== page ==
Our econometric cost share estimates are consistent with farm survey data. In fact, as Figure 2 illustrates, our cost shares closely match those indicated in the US Department of Agriculture (USDA 2014) operating cost survey. Since the methodologies are so different, the close agreement of the results gives us confidence in our model.

Figure 2: Fertilizer Cost Shares: Model and Farm Survey Compared

fig2Source: Based on Gnutzmann and Spiewanowski (2014)

Role of the Fertilizer Cartel

Having established the role of fertilizer in food production, we are naturally interested in getting an estimate of the “pure” cartel effect on prices. Taylor and Moss (2013) conduct a detailed micro-level study to identify different competitive periods in the fertilizer industry; they conclude that the cartel exercised market power in the 2008-2012 period. Hence, we consider these years to be the collusive period in our sample.

Isolating the cartel impact on prices is complicated by the fact that the food crisis period coincided with high energy prices, which – given the energy-intensive nature of fertilizer production – should have a direct impact on fertilizer cost. Thus, we estimate a cost function for fertilizer, with energy prices as an input factor and the usual controls. Moreover, we incorporate a dummy variable for the cartel period based on the dates provided by Taylor and Moss (2013).

We find that the cartel was able to impose an average price overcharge of 63% in the years 2008-2012. Again, this estimate is very large in practical terms and statistically highly significant. Interestingly, such overcharges are not untypical for export cartels: in a meta-study of cartel overcharges, Connor and Bolotova (2006, table 3) report an average overcharge of 54.2% for successful international cartels.

Combining these estimates with our earlier results allows us to get some first-pass results on the contribution of the fertilizer cartel to the food crisis. Given the cost share of fertilizers in food, a 63% fertilizer price increase is predicted to lead to a 26% food price increase. Given the observed price increase of 40%, the cartel contribution to the price increase is thus indicated as 65%. At a minimum, these results make a strong case for further research into the role of the fertilizer cartel in the food crisis.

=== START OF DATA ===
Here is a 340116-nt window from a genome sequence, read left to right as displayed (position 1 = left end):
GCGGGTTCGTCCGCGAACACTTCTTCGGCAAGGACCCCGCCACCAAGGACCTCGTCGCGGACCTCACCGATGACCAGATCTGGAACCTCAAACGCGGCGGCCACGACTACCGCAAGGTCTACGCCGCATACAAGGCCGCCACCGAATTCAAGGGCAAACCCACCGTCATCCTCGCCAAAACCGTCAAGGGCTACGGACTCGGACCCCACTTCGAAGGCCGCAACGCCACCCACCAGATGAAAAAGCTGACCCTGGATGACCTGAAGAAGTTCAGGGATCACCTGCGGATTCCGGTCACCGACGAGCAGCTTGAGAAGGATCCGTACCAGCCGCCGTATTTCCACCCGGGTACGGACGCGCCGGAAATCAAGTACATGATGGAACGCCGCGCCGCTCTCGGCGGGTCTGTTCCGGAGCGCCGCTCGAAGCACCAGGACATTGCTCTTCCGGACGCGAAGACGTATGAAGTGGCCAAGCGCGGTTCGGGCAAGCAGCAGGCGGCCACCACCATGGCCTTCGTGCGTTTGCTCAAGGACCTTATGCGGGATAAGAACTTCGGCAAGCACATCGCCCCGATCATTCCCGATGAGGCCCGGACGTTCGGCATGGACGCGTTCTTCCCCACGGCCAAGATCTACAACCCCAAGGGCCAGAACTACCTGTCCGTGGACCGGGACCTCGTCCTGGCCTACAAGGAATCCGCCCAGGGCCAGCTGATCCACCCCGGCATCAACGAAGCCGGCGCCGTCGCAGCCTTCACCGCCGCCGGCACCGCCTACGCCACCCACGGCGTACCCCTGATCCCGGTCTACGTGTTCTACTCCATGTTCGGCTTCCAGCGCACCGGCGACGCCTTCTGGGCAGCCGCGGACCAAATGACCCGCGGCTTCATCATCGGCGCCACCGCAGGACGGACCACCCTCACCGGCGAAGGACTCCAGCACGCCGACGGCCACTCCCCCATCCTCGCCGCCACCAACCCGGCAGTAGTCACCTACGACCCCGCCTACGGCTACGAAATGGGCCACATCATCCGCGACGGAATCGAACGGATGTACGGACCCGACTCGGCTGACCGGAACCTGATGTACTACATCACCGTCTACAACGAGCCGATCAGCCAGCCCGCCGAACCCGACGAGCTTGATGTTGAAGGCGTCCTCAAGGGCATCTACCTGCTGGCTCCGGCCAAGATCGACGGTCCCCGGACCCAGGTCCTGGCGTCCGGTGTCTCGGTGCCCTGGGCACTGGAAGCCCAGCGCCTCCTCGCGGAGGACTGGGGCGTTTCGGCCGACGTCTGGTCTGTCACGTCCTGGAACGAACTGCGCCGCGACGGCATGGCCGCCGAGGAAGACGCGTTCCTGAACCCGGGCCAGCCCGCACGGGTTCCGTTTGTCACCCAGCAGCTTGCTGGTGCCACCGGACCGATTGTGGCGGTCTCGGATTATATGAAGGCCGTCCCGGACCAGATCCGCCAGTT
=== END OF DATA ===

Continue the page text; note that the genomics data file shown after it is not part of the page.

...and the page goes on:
Understanding High Food Prices

High energy prices are often cited as an important factor behind the food crisis (e.g. Harri et al. 2009), and earlier studies have found high energy cost-passthrough on food (Baffes 2010). While we can reproduce these earlier results when excluding fertilizer, the direct impact of energy on food effectively disappears in our preferred model.

This seems to indicate that earlier studies may suffer from omitted variable bias, and have picked up an indirect effect of energy prices – through generally higher manufacturing costs and fertilizer prices. In line with this, the USDA farm survey indicate 9-12% energy cost share – comparable to the energy share in US GDP, for example. Moreover, as in Zhang et al. (2010), we do not find evidence of co-integration between food and energy prices.

Food markets were subject to two structural changes in the last decade or so, whose importance for the food crisis will require more research. Firstly, the introduction of a biofuels mandate (Wright 2014) led to an expansion in grain demand; this may have had an important impact on the short-run food price dynamics. Second, financial speculation in commodity markets has been rapidly rising (Irwin and Sanders 2012), although the evidence on financialisation has been challenged (e.g., Steen and Gjolberg 2013). Since these factors are both new, their role is less amenable to the long-run research conducted in our working paper.


High food prices are an important challenge for research and policy alike. In this brief, we have drawn attention to the role of collusion in the fertilizer industry, illustrating the potentially powerful role the cartel may have played in the crisis.

Export cartels are clearly difficult territory for competition policy – the fertilizer cartel enjoys a degree of state backing and is protected by explicit legal exemptions (Marqius 2014), but our findings suggest that policy measures to tackle such cartels (Hoekman and Saggi 2007) may play an important role in mitigating or avoiding future crises.